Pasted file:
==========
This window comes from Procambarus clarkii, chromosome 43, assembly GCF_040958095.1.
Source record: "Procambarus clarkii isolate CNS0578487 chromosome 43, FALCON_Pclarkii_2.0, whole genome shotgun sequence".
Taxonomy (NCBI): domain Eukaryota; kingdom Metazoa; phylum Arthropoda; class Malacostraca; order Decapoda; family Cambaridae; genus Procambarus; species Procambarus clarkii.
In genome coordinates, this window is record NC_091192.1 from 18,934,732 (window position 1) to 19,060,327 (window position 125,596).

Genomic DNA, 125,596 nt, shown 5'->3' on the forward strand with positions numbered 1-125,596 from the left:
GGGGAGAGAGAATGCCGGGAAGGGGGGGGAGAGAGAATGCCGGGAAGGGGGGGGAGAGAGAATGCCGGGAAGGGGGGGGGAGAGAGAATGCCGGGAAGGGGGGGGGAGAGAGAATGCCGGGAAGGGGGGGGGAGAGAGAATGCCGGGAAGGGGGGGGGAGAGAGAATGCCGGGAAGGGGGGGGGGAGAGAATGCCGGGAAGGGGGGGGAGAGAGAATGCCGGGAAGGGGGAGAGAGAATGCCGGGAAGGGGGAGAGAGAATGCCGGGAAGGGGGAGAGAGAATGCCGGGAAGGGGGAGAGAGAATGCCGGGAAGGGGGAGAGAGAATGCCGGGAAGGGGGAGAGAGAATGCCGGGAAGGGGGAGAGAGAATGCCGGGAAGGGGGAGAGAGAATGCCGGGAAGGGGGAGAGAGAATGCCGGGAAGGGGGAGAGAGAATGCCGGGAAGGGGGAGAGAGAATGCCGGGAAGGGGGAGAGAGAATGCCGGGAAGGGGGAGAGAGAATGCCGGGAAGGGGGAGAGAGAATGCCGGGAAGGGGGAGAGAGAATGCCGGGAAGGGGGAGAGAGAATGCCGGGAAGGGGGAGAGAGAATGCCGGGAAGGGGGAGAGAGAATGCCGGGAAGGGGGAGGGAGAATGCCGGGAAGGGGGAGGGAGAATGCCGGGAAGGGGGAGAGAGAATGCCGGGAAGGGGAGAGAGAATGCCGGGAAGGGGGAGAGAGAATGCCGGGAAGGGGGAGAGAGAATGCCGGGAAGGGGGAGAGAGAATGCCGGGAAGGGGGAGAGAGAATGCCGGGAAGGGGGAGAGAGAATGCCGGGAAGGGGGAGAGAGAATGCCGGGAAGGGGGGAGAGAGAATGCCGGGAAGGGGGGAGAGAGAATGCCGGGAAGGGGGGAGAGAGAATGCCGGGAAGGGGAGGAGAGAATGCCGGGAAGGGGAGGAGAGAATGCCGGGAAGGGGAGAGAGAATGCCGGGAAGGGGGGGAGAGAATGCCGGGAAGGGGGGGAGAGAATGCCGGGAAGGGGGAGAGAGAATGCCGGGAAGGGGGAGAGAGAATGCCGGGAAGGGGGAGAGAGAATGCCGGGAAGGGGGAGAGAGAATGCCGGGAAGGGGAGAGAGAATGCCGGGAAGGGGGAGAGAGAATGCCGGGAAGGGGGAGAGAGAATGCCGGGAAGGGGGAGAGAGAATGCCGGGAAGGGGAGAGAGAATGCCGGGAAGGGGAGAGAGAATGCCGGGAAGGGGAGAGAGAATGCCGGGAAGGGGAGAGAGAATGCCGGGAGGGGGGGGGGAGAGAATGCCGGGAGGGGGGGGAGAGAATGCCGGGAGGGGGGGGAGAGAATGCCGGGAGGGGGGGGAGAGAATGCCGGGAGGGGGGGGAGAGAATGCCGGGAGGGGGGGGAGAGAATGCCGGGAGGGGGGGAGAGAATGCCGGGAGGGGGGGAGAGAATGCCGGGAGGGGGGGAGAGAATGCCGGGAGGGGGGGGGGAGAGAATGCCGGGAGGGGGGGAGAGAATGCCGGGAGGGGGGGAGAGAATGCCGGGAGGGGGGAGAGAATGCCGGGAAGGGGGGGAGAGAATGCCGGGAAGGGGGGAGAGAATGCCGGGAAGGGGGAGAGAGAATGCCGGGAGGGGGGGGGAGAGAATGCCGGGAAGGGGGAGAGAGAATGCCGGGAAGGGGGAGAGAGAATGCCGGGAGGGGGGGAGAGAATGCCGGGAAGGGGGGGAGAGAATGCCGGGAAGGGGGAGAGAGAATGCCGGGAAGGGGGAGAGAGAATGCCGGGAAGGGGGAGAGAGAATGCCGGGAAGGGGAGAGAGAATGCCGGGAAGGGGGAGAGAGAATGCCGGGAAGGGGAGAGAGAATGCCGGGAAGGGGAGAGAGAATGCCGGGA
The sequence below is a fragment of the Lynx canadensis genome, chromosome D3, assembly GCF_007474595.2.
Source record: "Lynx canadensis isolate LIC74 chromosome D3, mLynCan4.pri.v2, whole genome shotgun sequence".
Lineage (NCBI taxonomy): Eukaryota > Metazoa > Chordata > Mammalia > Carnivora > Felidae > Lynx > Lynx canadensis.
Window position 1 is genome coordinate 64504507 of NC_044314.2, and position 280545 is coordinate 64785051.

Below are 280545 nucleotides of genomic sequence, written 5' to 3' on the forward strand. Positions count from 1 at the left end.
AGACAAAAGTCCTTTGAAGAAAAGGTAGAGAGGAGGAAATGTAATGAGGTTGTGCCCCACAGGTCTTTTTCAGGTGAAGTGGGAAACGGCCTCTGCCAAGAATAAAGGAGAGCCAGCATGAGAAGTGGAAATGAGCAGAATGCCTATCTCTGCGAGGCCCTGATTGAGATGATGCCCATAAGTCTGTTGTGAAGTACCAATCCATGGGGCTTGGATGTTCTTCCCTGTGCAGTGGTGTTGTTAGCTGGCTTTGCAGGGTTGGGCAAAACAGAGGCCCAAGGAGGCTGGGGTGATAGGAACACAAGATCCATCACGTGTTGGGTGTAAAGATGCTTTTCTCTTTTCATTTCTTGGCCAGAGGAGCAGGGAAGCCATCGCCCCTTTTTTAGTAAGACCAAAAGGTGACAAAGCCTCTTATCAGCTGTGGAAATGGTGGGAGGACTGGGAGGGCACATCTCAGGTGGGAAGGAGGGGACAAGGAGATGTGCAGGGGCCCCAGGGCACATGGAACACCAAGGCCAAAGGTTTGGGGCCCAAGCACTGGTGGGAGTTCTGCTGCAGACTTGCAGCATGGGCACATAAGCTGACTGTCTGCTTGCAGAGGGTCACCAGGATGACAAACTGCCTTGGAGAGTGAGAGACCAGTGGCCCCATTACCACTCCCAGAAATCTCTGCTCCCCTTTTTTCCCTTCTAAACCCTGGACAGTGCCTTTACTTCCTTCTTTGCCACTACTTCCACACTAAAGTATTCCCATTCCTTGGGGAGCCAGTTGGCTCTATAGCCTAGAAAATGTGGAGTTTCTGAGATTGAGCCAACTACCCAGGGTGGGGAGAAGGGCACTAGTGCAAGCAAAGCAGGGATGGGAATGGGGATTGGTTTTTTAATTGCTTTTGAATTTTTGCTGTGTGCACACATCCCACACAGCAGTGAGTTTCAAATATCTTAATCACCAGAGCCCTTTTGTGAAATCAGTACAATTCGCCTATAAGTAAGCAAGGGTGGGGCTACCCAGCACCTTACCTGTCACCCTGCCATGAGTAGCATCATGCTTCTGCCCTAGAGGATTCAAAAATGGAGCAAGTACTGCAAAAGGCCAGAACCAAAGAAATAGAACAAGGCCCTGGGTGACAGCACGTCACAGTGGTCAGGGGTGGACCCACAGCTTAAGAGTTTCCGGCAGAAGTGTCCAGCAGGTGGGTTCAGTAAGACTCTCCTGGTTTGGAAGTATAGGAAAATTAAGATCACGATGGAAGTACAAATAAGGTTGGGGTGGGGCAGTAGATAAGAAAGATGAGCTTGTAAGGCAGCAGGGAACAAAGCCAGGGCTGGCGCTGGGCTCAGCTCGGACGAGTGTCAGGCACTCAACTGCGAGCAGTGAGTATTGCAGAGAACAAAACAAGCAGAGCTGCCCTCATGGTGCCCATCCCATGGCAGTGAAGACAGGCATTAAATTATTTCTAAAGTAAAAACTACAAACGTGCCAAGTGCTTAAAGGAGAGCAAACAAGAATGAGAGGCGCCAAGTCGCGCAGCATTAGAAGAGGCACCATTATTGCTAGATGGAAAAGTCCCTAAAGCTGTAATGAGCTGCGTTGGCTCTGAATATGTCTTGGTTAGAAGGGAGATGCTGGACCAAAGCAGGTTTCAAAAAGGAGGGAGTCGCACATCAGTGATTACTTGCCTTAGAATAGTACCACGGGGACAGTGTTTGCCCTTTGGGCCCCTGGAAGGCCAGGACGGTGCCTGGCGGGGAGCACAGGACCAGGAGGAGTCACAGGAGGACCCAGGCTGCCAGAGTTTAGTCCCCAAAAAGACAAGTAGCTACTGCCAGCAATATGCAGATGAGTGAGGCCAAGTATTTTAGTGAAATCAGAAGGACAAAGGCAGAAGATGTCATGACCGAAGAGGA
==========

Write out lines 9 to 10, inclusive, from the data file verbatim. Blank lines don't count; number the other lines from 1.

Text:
Lineage (NCBI taxonomy): Eukaryota > Metazoa > Chordata > Mammalia > Carnivora > Felidae > Lynx > Lynx canadensis.
Window position 1 is genome coordinate 64504507 of NC_044314.2, and position 280545 is coordinate 64785051.